Brussels hardened its rhetoric against Boris Johnson‘s Brexit plan on Thursday, warning that it is up to the UK, not the EU, to fix “problematic” aspects of it before negotiations can start in earnest. Asked whether Brexit Secretary Steve Barclay was right to say that the ball was “in the EU’s court” following the release of the proposals, a spokesperson for the European Commission said the EU would not be left “holding the bag” and that it was the UK that needed to act.
The chair of the European Parliament’s Brexit steering group says Boris Johnson’s Brexit proposals are “repackaging the bad ideas that have already been floated”. It comes as early reaction from Brussels to the PM’s plan have been – at best – cautious. Guy Verhofstadt gave his response to the proposals published by the Prime Minister last night. He told Channel 4 News reaching a deal based on these new proposals was “very difficult – and nearly impossible.”
The Government and the European Commission have said they will engage with the British government over the coming days on proposals unveiled by British prime minister Boris Johnson to replace the backstop. However, there is little expectation in either Brussels or Dublin that a deal on the basis of new proposals is remotely possible in the weeks before the Brexit date of October 31st. While the commission and Government here did not want to dismiss the British initiative, highly placed sources agreed it is unrealistic to expect that a new agreement could be struck on the basis of the British submission.
The European Union and Ireland said on Thursday that Prime Minister Boris Johnson’s Brexit proposals were unlikely to yield a deal, with Dublin bluntly warning that Britain was heading towards a no-deal exit unless it made more concessions. The European Union said it fully backed Ireland and that while it was open to discussions, it was still unconvinced about Johnson’s plan – cast by British officials as the final offer to avert a no-deal Brexit on Oct. 31.
There will be no deal if the latest Brexit plan put forward by the UK is the “final proposal”, Irish deputy prime minister Simon Coveney has said. The UK’s offer to the EU would replace the Irish border backstop through a number of different arrangements. The Irish government is concerned about customs checks and a review mechanism for the devolved NI government. DUP leader Arlene Foster described Mr Coveney’s remarks as “deeply unhelpful” and “obstructionist”.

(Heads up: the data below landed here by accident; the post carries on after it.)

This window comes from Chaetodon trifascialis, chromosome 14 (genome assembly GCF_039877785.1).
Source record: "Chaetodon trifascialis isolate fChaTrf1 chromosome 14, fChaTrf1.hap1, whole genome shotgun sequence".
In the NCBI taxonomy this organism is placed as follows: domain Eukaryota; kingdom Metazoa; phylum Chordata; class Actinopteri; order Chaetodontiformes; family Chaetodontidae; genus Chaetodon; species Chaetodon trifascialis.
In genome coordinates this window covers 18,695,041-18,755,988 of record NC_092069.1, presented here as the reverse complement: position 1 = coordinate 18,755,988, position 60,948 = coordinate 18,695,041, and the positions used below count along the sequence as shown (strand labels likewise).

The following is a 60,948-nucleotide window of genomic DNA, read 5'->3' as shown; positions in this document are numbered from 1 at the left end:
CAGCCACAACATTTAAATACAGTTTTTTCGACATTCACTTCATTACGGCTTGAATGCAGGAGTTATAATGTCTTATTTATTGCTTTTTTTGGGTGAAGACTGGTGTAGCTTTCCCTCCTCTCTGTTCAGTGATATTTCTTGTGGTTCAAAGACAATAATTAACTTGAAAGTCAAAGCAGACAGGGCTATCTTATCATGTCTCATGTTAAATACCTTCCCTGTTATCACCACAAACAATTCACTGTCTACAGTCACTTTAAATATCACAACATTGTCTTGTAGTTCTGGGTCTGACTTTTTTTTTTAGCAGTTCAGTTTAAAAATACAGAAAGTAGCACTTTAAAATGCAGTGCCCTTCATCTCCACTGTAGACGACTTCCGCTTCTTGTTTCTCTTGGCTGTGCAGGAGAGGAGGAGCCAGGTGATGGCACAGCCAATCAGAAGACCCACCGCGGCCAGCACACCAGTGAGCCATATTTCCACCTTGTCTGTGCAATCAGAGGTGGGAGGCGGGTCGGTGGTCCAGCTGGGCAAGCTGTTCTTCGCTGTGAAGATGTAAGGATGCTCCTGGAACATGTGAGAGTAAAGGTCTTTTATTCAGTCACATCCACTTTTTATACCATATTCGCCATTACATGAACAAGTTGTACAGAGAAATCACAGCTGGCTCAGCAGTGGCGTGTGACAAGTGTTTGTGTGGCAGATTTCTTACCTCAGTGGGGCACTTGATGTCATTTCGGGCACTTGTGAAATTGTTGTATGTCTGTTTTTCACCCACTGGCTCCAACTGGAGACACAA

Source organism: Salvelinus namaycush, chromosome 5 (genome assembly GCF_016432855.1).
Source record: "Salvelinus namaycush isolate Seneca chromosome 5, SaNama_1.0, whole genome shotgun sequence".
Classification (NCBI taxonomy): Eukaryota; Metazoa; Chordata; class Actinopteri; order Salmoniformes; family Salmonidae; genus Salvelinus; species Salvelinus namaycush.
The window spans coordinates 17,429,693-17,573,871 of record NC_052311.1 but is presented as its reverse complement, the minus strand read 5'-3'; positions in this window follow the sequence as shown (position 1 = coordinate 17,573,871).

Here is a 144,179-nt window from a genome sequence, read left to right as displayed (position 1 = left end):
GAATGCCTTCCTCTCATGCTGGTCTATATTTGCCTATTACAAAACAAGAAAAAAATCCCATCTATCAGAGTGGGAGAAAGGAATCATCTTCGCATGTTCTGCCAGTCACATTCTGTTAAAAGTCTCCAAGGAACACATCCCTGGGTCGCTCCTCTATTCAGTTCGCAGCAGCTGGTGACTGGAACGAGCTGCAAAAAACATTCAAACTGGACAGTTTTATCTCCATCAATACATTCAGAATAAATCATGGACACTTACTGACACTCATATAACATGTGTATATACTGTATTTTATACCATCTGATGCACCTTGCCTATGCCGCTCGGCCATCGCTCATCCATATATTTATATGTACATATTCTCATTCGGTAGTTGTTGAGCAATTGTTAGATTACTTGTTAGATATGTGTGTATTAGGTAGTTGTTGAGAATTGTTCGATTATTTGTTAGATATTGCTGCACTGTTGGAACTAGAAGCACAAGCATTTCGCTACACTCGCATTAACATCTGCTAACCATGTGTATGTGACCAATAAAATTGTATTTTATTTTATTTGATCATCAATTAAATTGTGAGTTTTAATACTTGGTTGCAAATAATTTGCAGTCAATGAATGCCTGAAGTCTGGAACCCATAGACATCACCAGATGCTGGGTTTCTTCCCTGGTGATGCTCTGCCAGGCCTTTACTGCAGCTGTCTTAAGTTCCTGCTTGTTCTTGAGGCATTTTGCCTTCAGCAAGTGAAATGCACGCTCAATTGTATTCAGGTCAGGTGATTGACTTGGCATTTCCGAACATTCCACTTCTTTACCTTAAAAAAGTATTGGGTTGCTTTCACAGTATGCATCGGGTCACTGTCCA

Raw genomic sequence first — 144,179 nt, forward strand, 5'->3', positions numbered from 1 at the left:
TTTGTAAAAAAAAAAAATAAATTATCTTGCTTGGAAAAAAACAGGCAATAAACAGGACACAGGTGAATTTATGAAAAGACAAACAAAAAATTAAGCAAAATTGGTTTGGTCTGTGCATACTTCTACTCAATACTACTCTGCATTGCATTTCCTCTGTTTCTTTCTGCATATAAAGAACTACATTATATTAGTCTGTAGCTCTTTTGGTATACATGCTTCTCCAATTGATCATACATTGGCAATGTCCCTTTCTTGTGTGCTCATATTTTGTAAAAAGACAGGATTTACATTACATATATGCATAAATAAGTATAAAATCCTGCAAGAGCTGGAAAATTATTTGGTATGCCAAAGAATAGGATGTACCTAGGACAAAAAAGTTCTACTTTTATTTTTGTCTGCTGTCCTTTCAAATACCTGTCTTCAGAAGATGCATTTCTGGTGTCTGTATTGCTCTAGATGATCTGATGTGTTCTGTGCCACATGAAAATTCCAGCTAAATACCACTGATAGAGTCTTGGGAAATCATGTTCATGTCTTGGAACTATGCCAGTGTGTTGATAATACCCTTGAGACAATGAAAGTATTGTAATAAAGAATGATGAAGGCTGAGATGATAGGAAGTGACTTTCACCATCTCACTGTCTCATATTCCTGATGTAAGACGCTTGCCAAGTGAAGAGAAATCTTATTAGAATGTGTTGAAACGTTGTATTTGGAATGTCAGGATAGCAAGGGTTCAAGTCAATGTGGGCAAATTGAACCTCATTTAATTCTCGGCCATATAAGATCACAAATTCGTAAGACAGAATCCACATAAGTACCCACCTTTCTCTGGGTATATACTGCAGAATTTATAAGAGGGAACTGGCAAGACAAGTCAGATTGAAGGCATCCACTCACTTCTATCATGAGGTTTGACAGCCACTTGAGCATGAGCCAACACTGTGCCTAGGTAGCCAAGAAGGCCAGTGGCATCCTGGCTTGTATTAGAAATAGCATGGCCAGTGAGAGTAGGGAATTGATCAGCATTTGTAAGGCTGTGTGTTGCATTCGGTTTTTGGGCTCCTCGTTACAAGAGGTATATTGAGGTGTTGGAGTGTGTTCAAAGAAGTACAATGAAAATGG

Brexit Party leader Nigel Farage has explained the “very reason” why the European Union will reject the Prime Minister’s new plans, claiming they would allow Britain to become “more successful” than the European Union. But Mr Farage was critical of the proposals from Mr Johnson, insisting it was an “attempt to put lipstick on a pig”, as he demanded a clean break from the EU.
Bungling Scotland Yard detectives in charge of the VIP sex abuse inquiry became so fixated with appeasing Tom Watson they failed to spot the accuser was a serial liar, a damning report will conclude. Such was the influence the Labour MP wielded over the Metropolitan Police, that one officer even described the need to keep him on side as a “priority”.
Victims of Scotland Yard’s botched inquiry into a fictitious Westminster paedophile ring have called on Labour’s deputy leader to resign before the publication of a damning report. Tom Watson is “unfit to hold the office of MP”, according to the widow of Lord Brittan of Spennithorne, the former Tory home secretary who died before the child sex claims against him were proved to be false. Lady Brittan has read the full report on the case by Sir Richard Henriques, a retired High Court judge.
VICTIMS of the Metropolitan Police’s bungled investigation into a fictional VIP paedophile sex ring have demanded Tom Watson resign before a damning report into the scandal is published today. Scotland Yard spent £2.5million probing bogus claims by fantasist Carl Beech, 51, who accused senior MPs and army and security chiefs of sadistic sexual abuse. Beech, who also said he witnessed boys being murdered in the 1970s and 1980s, was jailed for 18 years in July.